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" To mind the inside of a book is to entertain one's self with the forced product of another man's brain. Now I think a man of quality and breeding may be much amused with the natural sprouts of his own. "
The Living Age - Page 410
1907
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The prose works of Charles Lamb, Volume 3

Charles Lamb - 1836 - 326 pages
...silence this crude prose, they shall celebrate thy praise. DETACHED THOUGHTS ON BOOKS AND READING. To mind the inside of a book is to entertain one's...much amused with the natural sprouts .of his own. Lord Foppingtun in the Relapse. AN ingenious acquaintance of my own was so much struck with this bright...
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Elia, Volume 1

Charles Lamb - 1836 - 324 pages
...silence this crude prose, they shall celebrate thy praise. DETACHED THOUGHTS ON BOOKS AND READING. To mind the inside of a book is to entertain one's...may be much amused with the natural sprouts of his 9Wn. Lord Foppington in the Relapse. AN ingenious acquaintance of my own was so much struck with this...
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The prose works of Charles Lamb, Volume 3

Charles Lamb - 1836 - 326 pages
...shall celebrate thy praise. DETACHED THOUGHTS ON BOOKS AND READING. To mind the inside of a book i« to entertain one's self with the forced product of...be much amused with the natural sprouts of his own. Lord Foppington in the Relapse. AN ingenious acquaintance of my own was so much struck with this bright...
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The Works of Charles Lamb: To which are Prefixed, His Letters, and a Sketch ...

Charles Lamb, Thomas Noon Talfourd - 1838 - 486 pages
...silence this crude prose they shall celebrate thy praise. DETACHED THOUGHTS ON BOOKS AND READING " To mind the inside of a book is to entertain one's...much amused with the natural sprouts of his own." Lord Foppington in the Relapse. AN ingenious acquaintance of my own was so much struck with this bright...
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The essays of Elia

Charles Lamb - 1840 - 304 pages
...obliged to any man for a sixpence. This was — a Poor Relation. DETACHED THOUGHTS ON BOOKS AND READING. To mind the inside of a book is to entertain one's...be much amused with the natural sprouts of his own. Lord Foppington, in the Relapte. AN ingenious acquaintance of my own was so much struck with this bright...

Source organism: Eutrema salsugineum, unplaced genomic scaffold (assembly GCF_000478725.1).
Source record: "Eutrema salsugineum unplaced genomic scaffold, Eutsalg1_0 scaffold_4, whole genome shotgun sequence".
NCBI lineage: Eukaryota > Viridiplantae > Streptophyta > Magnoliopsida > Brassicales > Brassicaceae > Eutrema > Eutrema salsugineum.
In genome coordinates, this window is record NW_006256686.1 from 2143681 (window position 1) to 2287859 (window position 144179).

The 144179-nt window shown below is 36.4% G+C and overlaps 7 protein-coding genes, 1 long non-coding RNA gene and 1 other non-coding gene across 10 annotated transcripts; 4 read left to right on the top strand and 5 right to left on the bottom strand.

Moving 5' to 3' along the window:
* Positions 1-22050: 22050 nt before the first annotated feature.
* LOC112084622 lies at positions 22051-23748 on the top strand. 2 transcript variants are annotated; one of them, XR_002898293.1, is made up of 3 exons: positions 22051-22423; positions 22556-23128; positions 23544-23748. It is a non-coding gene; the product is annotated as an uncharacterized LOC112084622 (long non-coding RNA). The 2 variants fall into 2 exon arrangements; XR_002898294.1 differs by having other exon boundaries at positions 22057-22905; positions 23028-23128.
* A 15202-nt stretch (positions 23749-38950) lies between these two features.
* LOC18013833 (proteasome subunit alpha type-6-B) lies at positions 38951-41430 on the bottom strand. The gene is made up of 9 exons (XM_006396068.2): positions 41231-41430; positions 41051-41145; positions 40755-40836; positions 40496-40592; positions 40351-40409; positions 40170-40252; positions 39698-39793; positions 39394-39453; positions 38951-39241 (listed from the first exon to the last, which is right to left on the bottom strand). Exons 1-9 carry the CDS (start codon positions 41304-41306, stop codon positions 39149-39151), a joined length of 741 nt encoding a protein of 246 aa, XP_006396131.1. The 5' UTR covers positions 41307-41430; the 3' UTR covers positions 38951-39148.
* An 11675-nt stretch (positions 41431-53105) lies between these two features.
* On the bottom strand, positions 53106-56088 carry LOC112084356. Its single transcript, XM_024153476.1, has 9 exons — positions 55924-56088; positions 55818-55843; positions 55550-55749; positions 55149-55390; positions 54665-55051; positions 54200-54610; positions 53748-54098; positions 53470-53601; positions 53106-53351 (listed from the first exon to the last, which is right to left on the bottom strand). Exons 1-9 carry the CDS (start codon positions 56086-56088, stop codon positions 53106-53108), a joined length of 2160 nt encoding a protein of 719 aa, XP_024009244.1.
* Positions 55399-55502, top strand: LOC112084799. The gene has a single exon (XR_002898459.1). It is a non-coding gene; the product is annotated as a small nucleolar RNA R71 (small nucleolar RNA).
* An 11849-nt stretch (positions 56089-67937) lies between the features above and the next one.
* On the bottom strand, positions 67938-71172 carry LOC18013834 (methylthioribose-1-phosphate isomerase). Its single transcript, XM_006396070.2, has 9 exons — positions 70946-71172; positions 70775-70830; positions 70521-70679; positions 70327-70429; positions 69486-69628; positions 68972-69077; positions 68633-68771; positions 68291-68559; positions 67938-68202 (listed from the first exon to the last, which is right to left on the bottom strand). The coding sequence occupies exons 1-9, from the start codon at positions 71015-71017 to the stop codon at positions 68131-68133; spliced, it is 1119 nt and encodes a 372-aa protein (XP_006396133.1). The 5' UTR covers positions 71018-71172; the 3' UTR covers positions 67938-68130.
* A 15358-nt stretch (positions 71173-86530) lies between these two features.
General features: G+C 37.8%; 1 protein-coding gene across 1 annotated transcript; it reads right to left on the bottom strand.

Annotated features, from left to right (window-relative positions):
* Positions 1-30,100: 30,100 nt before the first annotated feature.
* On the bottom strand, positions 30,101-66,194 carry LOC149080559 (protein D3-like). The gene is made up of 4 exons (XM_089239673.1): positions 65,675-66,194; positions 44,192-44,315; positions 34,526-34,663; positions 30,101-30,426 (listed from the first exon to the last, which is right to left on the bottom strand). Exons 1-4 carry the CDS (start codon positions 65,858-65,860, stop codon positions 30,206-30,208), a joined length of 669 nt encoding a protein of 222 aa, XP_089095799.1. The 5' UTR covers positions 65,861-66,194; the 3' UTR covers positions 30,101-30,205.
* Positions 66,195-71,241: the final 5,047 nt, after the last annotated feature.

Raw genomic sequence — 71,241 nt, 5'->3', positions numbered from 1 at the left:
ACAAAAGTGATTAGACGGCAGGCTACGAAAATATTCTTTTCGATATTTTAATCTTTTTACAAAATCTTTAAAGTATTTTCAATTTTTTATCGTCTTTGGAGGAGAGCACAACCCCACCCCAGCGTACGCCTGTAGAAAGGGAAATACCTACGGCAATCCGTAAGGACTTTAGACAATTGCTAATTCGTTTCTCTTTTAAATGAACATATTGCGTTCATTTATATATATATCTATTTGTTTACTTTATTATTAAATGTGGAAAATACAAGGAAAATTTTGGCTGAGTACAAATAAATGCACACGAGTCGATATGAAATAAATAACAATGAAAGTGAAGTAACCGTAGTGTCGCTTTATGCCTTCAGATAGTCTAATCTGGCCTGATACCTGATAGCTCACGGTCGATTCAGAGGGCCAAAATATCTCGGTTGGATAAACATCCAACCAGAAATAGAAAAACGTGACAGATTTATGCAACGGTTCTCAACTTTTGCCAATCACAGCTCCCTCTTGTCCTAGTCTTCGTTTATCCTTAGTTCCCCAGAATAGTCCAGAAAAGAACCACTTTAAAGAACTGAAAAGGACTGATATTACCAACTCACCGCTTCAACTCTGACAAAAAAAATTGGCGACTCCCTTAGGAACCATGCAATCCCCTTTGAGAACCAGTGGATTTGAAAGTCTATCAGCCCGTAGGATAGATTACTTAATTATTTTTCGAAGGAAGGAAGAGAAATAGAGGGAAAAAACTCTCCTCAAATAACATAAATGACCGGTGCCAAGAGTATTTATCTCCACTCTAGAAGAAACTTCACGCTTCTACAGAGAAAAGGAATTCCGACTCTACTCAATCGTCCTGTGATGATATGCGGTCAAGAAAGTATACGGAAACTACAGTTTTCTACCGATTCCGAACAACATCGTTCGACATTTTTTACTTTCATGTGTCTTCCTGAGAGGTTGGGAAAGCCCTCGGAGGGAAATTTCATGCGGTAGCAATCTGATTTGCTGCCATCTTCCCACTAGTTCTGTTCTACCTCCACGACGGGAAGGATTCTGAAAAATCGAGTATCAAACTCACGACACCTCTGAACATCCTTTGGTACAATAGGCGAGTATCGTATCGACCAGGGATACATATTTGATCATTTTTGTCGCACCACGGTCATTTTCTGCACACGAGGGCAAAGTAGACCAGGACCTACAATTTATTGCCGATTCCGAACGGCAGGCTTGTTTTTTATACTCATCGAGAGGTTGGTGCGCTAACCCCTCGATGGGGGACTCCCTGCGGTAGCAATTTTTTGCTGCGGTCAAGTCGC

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The Essays of Elia: First Series - Second Series

Charles Lamb - 1845 - 398 pages
...obliged to any man for a sixpence. This was — a Poor Relation. DETACHED THOUGHTS ON BOOKS AND READING. To mind the inside of a book is to entertain one's...be much amused with the natural sprouts of his own. Lord Foppiiifrtylt, in the RelapseAN ingenious acquaintance of my own was so much struck with this...
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The Companion: After-dinner Table-talk

Robert Conger Pell - 1850 - 196 pages
...soon makes people impatient if he does not continue in the same andante key. — Walpole. ORIGINALITY. To mind the inside of a book is to entertain one's*...think, a man of quality and breeding may be much amused by the natural sprouts of his own. — The Relapse. NOTHING TO DO. Positively, the best thing a man...
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Table-talk on Books, Men, and Manners

Robert Conger Pell - 1853 - 252 pages
...manner !" — Quarterly Review. ORIGINALITY. To mind the inside of a book is to entertain one'sself with the forced product of another man's brain. Now,...think, a man of quality and breeding may be much amused by the natural sprouts of his own. — The Eelapse. NOTHING TO DO. Positively, the best thing a man...
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Works, with a Sketch of His Life and Final Memorials, Volume 2

Charles Lamb - 1855 - 802 pages
...silence this crude prose they shall celebrate thy praise. DETACHED THOUGHTS ON BOOKS AND READING " To mind the inside of a book is to entertain one's...much amused with the natural sprouts of his own." Lord Foppington in the Relapse. AN ingenious acquaintance of my own was so much struck with this bright...
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The Works of Charles Lamb: With a Sketch of His Life and Final ..., Volume 2

Charles Lamb, Thomas Noon Talfourd - 1855 - 624 pages
...the inside of a book is to entertain one's self with the forced product of another man's brain. Now 1 think a man of quality and breeding may be much amused with the natural sprouts of his own." Lord Foppington in the Relapse. AN ingenious acquaintance of my own was so much struck with this bright...
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